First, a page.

Pontaillac, end of october 1985
I’m upstairs with Diane and night has fallen on this Friday night.
We’re learning to kiss each other in the most languid way in the world while listening to what is happening downstairs.
Of course Colin should have been there for the aperitif. Mom had made a whole bunch of delicious little puff pastry, even after a day of teaching at 50 kilometers, and it’s for her that I’m a little sad.
I caress Diane’s fishnet stockings, losing my fingers between the stitches. Those stockings that dad and mostly Edouard looked with weird eyes as she arrived. As if wearing them, with leather perfecto, was automatically a invitation, even she’s not 16 yet.
Then we ate, in some kind of tension, because nothing happened. No Colin for the roast; no Colin for the epic tarte tatin that mum prepared the day before. Daddy’s anger was palpable, while Edouard tapped his fork with two fingers, and contracted jaw. They barely touched the pie, while Diane and I copiously helped ourselves a second time.
We wanted to laugh, even if we regretted not being with the boys; we wouldn’t have missed this air of discomfiture for nothing in the world. And it was again poor mum who tried to keep the conversation going, and who berated us when Diane and me started to giggle.
Now it is 2 o’clock in the morning. Edouard and dad are still in the living room, we can hear their nervous footsteps downstairs, and from time to time mum’s tired voice . I think she would like to go to bed.
Time to play Propaganda’s “Duel” recorded on a free radio station from La Rochelle that Alb had advised me and which played the best New Wave stuff in the world continuously.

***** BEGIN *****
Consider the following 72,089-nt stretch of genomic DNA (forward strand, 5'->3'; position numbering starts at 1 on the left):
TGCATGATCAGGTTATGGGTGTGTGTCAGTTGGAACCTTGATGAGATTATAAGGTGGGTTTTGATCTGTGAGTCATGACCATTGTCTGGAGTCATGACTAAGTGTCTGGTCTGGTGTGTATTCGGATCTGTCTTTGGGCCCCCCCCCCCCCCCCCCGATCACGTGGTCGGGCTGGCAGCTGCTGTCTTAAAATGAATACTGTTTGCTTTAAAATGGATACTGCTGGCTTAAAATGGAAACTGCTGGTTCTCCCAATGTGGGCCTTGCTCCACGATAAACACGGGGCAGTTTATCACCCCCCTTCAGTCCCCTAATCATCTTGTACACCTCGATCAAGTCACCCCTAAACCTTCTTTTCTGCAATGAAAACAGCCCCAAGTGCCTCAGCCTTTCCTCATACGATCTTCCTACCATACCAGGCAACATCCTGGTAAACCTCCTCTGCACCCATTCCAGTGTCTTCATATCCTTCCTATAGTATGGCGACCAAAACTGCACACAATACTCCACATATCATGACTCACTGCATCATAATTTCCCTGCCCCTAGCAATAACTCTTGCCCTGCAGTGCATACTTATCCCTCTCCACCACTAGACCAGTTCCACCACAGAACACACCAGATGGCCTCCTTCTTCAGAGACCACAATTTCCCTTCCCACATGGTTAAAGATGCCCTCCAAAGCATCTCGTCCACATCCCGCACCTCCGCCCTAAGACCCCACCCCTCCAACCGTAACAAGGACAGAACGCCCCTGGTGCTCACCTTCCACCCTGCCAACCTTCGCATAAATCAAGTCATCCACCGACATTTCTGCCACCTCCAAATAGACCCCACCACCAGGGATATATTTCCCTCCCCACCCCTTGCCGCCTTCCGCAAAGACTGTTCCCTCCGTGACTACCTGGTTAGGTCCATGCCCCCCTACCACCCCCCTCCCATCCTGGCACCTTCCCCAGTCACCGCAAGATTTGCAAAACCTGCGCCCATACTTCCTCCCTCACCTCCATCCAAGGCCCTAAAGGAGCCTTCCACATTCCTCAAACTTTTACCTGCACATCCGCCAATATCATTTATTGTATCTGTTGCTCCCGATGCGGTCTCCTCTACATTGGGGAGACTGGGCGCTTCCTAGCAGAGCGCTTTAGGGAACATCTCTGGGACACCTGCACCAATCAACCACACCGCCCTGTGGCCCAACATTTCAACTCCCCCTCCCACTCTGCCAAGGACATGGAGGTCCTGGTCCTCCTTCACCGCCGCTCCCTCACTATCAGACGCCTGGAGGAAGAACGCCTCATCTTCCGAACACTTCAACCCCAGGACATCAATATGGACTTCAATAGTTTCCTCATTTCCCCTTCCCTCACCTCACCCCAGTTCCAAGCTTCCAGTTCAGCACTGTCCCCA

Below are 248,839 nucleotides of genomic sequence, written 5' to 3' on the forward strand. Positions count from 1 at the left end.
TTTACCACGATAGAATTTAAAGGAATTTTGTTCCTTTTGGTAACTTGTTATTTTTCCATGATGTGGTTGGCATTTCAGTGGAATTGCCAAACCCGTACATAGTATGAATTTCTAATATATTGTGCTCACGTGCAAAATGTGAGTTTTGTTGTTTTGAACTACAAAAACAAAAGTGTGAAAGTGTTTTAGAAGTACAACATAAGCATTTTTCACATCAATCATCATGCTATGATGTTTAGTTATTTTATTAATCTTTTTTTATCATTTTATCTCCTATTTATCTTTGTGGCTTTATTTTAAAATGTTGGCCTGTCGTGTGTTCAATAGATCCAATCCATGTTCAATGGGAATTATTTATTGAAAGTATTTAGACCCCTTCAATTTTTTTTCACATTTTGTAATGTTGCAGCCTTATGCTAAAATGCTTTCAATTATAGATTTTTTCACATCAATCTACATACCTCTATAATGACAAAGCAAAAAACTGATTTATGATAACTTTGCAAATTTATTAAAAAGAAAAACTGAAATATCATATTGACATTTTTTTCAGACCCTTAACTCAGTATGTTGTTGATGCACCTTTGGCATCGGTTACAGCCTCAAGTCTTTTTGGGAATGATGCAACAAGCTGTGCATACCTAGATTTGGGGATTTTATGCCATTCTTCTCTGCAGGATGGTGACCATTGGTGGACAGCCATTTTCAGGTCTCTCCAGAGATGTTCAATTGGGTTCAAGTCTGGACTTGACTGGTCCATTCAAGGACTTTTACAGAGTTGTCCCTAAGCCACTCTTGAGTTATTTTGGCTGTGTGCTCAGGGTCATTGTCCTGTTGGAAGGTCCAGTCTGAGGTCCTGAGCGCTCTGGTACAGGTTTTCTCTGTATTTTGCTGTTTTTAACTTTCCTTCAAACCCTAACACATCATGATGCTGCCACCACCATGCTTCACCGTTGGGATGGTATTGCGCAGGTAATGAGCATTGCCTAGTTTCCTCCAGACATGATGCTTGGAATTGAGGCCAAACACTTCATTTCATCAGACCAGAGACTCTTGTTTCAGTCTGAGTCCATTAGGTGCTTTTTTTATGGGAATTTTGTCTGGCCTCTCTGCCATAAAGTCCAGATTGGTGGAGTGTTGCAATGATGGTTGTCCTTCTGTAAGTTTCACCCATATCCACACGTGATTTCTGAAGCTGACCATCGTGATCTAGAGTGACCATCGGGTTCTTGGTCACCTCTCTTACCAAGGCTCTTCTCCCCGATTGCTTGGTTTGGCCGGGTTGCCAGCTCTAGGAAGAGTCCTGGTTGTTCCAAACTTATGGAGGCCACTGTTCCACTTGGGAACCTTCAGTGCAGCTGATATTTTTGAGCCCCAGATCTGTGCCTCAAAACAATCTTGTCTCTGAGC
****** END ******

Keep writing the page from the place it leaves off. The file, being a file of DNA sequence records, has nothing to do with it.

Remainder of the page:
“ Won’t you stop playing your jangling music at 2 am ? You should be sleeping!
– Nobody sleeps in this house anyway , dad.
– Eponine ! Come downstairs right now!”
The ringtone saves me.
We have both rushed to the landing in T-shirts and underpants, to hear mum answer and everybody is suspended from their conversation. At first, we felt she was dying of worry, but then she started to laugh and even to exchange some words in English with his interlocutor whose identity I strongly suspected. And hanging up the phone, in this moment which should have been serious, she ‘s trying not to have a too happy face.
“ They’re out of order outside La Rochelle, in Dompierre-sur-mer , the boy told me.
– Who “they”?
– Well, Colin, David, and two other guys that we don’t know; Virgile and Alban. It is with him that I spoke.
– What the hell are they doing? I told you that he should have returned directly from Bordeaux, rather than going to party with friends; it had to end like this.”
I’m mad at daddy who seems to care more about this missed meeting than about four young guys lost in the countryside in the middle of the night. Curiously, it is Edouard who ask if they are okay.
“ They seem to be. They have a friend in Dompierre where to spend the night.
– Well, says Edouard by taking his jacket, it’s a shame but I will have to go. In five hours, I have my plane in Mérignac …
– We’ve not finished to deal with your brother …
– But who’s this “Alban” you talked to, Anne-Marie? He seemed particularly funny.
– I don’t know, but he’s got exquisite manners. And his English is perfect. He kisses you, Epo.”
At that moment they all turn to me and I turn scarlet. Edouard can’t help but leave the room on a comment.
“ Yes, sometimes it’s surprising to find a civilized individual among all these crazy young dogs.”